New HVACR technology and high-quality technical training crossed paths in the Great Lakes state as Behler-Young hosted the 2016 HVACR Expo of Michigan, Sept. 29, at the Suburban Showplace in Novi, Michigan.

Attendees were greeted by more than 100 vendors and booths featuring new technologies from manufacturers, such as  Daikin, Hart & Cooley, Honeywell Intl. Inc., RenewAire LLC, and others. Information from organizations, including ACCA, the National Comfort Institute (NCI), North American Technician Excellence (NATE), and others, was provided to keep attendees informed.

“With our 90th anniversary in 2016, we wanted to celebrate with an industry event,” said Doug Young, president, Behler-Young. “We invited vendors, service providers, several HVAC trade schools, NATE, contractor organizations, and the foundations that work to get more veterans and students into the HVAC industry. The expo far exceeded our expectations. The reaction of the vendors and the contractors has been outstanding. My father, Dick Young, who did product shows for 20 years, said this was ‘over the top.’ I’m already looking forward to Behler-Young’s next expo.”


More than 1,100 hours of professional sales and technical training was offered as more than 20 renowned trainers, including David Richardson, curriculum developer and trainer, National Comfort Institute; John Barba, residential training manager at Taco Comfort Solutions; and Dick Foster, president, ZoneFirst; held educational seminars.

Barba hosted a session that focused on radiant flooring titled, “When You're Hot, You’re Hot.”

Throughout the interactive class, Barba entertained by sharing the magic formula he referred to as the eternal triangle which defines how warm a floor has to be to deliver the Btu per square foot necessary to satisfy a thermostat on the coldest day of the year.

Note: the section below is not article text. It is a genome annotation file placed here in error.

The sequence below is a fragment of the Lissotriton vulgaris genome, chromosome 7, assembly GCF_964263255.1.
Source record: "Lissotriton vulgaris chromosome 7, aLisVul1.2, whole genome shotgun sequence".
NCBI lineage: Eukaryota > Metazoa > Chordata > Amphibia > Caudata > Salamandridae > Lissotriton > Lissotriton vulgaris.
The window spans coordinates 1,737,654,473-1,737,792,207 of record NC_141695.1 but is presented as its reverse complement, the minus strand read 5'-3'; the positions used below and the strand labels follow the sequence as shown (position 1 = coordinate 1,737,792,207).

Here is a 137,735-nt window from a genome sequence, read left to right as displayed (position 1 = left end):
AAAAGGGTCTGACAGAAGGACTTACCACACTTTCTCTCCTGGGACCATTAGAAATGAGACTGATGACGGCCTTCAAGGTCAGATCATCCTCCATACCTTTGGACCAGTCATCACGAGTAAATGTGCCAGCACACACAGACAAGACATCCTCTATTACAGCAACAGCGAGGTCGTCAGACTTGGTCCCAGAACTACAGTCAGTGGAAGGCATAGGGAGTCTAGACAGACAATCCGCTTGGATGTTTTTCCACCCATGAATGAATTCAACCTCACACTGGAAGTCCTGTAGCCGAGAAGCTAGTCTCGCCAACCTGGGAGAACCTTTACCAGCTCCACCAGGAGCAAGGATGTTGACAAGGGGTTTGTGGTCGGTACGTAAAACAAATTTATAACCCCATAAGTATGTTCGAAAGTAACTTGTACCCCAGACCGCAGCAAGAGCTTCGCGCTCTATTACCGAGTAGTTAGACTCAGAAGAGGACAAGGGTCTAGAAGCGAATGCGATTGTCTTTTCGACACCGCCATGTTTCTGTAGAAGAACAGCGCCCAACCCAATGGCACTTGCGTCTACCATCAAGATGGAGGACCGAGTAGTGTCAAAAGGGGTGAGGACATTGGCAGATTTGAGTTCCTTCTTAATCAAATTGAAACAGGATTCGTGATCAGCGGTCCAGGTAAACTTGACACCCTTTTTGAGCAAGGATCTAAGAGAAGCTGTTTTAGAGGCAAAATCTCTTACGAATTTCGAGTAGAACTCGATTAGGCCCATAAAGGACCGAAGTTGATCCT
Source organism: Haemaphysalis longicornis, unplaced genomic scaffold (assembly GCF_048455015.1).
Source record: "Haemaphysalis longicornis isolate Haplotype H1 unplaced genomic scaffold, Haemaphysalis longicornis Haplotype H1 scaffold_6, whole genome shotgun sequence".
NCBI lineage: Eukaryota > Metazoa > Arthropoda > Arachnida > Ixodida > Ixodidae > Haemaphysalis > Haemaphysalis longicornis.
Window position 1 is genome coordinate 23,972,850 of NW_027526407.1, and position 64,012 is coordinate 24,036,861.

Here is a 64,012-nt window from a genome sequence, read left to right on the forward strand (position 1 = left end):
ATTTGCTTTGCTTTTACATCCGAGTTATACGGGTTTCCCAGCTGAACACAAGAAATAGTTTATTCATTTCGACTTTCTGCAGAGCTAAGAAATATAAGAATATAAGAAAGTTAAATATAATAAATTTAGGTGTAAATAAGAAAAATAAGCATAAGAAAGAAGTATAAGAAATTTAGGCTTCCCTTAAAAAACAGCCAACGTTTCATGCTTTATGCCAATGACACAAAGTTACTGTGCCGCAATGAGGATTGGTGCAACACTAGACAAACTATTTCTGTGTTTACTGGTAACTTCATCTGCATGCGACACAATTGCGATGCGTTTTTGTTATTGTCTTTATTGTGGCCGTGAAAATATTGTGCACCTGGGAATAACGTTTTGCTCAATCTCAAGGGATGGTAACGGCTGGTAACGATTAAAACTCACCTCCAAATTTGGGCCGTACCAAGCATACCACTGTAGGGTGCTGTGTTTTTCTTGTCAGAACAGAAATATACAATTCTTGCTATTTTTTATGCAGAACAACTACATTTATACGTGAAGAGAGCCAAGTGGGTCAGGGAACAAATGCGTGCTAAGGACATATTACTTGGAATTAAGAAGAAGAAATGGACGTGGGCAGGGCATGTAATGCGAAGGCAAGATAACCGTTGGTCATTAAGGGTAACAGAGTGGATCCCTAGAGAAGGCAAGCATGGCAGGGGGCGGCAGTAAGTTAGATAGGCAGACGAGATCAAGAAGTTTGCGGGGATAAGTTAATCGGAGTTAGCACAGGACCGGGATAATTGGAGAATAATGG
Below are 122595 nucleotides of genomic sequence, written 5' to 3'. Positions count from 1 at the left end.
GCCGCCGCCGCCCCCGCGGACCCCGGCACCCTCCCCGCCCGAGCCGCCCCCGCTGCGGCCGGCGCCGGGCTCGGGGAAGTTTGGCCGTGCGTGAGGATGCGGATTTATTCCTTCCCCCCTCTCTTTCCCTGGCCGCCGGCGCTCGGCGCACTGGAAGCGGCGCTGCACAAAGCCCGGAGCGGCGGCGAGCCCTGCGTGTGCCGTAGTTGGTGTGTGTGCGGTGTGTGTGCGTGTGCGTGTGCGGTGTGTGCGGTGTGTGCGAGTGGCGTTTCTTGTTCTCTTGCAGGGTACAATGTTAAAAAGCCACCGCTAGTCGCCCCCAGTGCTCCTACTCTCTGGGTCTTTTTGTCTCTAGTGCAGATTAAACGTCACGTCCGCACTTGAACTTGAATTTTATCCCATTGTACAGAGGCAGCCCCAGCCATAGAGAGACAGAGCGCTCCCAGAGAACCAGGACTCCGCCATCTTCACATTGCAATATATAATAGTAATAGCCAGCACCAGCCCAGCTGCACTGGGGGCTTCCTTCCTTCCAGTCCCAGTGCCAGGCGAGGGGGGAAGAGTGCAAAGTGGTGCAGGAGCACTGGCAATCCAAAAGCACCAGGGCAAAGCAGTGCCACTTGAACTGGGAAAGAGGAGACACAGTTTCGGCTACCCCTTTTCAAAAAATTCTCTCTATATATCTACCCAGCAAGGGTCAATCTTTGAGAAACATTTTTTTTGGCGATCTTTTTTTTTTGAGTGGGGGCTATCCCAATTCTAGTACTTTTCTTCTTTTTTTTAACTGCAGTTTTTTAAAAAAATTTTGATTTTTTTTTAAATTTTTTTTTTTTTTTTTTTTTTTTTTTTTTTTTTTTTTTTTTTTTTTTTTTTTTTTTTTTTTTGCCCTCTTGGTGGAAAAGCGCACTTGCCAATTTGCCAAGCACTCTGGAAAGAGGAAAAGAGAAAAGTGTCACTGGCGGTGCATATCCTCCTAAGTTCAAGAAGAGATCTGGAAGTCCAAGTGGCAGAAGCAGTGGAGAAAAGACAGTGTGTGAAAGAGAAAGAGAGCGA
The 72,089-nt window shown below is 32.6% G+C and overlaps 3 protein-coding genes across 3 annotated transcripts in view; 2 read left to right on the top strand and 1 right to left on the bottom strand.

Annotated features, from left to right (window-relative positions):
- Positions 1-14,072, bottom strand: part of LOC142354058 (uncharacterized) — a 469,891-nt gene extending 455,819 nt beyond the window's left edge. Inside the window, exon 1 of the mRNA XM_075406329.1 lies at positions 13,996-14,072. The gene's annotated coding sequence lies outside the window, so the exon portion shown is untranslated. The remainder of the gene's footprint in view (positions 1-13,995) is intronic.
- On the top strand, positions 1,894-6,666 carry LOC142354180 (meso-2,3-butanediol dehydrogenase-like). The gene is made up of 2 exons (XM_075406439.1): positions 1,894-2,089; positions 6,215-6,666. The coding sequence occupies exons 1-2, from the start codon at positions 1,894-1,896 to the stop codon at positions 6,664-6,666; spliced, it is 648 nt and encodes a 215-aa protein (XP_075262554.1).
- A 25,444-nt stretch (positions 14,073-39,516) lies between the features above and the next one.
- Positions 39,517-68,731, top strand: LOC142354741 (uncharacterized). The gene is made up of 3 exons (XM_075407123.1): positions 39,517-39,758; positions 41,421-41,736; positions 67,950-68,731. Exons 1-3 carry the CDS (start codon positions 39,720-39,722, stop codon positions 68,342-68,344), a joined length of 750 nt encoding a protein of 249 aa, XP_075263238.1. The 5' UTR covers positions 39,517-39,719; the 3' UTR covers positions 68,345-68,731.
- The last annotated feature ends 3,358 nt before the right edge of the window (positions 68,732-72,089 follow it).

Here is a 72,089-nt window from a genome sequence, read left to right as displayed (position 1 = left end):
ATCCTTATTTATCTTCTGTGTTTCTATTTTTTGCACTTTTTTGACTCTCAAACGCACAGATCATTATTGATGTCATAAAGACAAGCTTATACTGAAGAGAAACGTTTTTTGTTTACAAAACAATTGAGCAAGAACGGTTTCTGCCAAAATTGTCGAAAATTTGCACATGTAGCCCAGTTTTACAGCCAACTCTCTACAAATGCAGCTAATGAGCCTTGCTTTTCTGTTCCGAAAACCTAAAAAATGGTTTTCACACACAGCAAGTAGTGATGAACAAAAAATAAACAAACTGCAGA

“The warmer the radiant floor surface is, the more Btu it gives off. And, we’re designing these systems for a specific panel surface temperature for the coldest day of the year. How many Btu per square feet do I need to deliver on the coldest day of the year?” said Barba. “The thermostat set point, surface temperature of the floor, and required Btu per square foot output are directly related. They all work together in what I call the eternal triangle, which is a simple math formula. Let’s say our design conditions call for 70°F indoors at 0° outdoors. So, the formula is to take the Btu load per square foot and divide it by 2, which is the heat transfer coefficient of radiant floor heating. Then, add the set point temperature. This will give you the desired or required floor temperature.

“If the Btu per square foot load is 20, the floor temperature needs to be 80° to reach the set point, because 20 divided by 2 is 10, which is then added to 70°, totaling 80°.”

Richardson led the course, “Improve Installation Quality with Residential Air Balancing.”

“Think of static pressure as blood pressure,” said Richardson. “Measuring the ‘blood pressure’ of a system is the first step to helping a customer realize that there’s something going on. If you have a fan rated at 0.50 inch external static pressure, that’s the same thing as a blood pressure measurement of 120 over 80. You’re in good health. However, our national average is 0.82. This is the equivalent of an HVAC heart attack. This system needs emergency care.”

Nexstar Legacy Foundation executive director Renee Cardarelle and president Julie Wieman explained that if you want to be competitive in a tight labor market, you must have the right systems and the right marketing strategy in place to attract quality techs.